What inspired you to write the book?

I felt that too many parenting books were over-prescriptive in their insistence on following ‘this formula’, or ‘that program’ to arrive at the ‘perfect’ family.  I also felt that they concentrated too much on the children, and not enough on developing the parent. ‘Unlock the Cage’ attempts to redress the balance, and enable parents to regain confidence in their parenting skills whilst continuing to explore their own dreams and passions. In short, I believe the best way to bring up children is to put yourself first. That way, you can offer them the best ‘you’ it’s possible to be.


Talk about the writing process. Did you have a writing routine? Did you do any research, and if so, what did that involve?

I approached the writing process as a nine till five commitment.  We were living in a caravan at the time – husband, two boys and one boisterous dog – on the site of what we hoped would be our new home. So the practicalities of writing were quite a challenge – a laptop on the dining table whilst the boys were at school, and a wood burner to stop my fingers freezing! After a few months I was able to use a room in my friend’s holiday cottage – heating was still a bit of an issue, but at least it was quiet.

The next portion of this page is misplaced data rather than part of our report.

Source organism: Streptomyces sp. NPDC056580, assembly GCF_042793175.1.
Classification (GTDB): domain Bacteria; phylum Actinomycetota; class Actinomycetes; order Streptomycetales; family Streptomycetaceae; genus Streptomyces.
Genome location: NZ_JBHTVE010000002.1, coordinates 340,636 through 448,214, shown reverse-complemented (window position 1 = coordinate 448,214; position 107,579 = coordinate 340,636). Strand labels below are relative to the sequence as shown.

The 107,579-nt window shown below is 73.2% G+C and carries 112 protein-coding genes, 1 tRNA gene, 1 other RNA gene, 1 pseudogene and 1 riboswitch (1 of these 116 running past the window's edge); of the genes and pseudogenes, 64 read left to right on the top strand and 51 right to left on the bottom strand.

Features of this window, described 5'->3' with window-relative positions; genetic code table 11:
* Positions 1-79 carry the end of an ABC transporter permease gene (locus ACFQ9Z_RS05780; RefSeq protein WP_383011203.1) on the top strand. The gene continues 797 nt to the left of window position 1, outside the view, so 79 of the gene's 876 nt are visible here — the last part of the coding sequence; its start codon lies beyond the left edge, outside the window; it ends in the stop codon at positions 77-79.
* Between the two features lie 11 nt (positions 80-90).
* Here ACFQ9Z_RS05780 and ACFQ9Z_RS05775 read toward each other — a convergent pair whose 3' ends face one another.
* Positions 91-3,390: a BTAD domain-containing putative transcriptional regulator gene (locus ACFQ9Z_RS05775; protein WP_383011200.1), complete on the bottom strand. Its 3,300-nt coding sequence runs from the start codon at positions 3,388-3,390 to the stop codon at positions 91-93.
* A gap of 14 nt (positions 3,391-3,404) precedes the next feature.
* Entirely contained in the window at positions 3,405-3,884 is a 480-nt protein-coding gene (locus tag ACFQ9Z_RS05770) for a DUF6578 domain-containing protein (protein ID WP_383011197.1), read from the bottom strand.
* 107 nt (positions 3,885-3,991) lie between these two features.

The book required extensive research but, fortunately, my co-author had managed to locate most of the academic papers and sent them, or their links, to me via email.


What do you hope your readers come away with after reading your book?

I hope readers will come away with the sense that they have what it takes to be an effective parent. It doesn’t, in fact, require slavish adherence to someone else’s philosophy of parenting – although there may be useful things to be gleaned from that – much more simply, it requires confidence and a clear knowledge of their own personal values.  I also hope it puts to bed the notion that once you are a parent you have to wave goodbye to any other form of self-identification. You do not have to leave your dreams at the door – you can continue to pursue them even while you stir the custard, or fly the kids’ kite.